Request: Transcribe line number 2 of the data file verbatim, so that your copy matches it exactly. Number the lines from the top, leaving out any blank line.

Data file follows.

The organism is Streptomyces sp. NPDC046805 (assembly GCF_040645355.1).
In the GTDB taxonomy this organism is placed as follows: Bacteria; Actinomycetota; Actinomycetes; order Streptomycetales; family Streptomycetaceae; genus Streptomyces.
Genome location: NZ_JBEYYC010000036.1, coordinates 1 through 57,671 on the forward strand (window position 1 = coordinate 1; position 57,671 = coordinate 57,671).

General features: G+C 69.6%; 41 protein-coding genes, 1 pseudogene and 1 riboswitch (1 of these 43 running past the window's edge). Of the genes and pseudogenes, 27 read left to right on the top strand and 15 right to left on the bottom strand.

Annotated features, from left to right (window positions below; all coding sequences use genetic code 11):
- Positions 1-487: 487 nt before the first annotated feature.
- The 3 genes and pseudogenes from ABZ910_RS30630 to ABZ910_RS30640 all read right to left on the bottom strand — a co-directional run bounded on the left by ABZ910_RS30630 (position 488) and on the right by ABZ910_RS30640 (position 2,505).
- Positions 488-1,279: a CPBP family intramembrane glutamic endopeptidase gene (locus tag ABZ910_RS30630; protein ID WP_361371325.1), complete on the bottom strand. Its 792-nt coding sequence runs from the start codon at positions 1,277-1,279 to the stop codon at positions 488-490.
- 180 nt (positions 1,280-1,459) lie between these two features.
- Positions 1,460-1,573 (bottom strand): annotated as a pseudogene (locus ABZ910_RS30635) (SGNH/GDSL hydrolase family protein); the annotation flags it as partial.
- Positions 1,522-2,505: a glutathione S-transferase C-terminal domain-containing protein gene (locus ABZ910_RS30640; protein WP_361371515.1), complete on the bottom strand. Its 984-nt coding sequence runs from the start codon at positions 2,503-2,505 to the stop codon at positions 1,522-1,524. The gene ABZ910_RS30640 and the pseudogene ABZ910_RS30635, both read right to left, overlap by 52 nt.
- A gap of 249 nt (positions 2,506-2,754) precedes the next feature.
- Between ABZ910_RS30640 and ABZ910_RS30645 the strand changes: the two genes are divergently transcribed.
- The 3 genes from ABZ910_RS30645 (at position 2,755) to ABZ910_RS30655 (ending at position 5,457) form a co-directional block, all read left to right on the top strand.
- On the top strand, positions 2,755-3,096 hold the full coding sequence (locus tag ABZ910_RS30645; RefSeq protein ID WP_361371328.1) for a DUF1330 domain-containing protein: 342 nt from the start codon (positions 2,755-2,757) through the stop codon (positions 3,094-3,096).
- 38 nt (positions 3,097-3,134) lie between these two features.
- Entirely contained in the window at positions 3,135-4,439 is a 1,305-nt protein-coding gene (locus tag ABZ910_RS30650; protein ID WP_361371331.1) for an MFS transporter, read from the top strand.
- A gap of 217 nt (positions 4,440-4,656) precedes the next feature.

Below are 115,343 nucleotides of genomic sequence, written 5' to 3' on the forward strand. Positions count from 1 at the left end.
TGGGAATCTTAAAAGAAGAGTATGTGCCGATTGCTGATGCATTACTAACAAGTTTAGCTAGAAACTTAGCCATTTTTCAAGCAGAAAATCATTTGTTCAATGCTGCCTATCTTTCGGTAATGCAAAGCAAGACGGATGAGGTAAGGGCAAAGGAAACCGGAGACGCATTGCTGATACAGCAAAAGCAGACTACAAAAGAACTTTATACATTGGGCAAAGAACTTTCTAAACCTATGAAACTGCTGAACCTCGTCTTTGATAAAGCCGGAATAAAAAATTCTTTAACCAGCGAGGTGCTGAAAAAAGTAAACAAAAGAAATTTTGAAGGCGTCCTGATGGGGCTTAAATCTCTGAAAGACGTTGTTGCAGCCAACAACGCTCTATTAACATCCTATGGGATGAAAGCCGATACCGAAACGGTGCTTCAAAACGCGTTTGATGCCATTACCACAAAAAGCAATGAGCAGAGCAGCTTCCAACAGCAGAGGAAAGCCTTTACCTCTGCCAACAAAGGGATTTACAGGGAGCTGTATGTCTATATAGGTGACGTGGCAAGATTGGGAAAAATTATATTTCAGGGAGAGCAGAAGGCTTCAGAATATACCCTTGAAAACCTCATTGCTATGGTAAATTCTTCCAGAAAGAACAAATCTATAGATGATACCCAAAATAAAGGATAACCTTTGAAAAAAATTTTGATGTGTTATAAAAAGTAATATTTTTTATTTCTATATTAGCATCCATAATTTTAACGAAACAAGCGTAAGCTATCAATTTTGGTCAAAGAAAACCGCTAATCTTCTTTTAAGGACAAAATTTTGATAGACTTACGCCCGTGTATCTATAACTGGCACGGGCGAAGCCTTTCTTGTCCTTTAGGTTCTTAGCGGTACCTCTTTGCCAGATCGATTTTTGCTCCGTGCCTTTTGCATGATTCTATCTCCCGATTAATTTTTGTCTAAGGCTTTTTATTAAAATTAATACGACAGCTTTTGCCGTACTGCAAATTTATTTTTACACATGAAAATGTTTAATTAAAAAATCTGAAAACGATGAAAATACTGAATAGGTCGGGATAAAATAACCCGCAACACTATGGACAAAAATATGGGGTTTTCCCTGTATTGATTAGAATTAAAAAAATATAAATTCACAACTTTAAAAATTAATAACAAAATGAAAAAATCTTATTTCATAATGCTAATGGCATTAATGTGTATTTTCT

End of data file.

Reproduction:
In the GTDB taxonomy this organism is placed as follows: Bacteria; Actinomycetota; Actinomycetes; order Streptomycetales; family Streptomycetaceae; genus Streptomyces.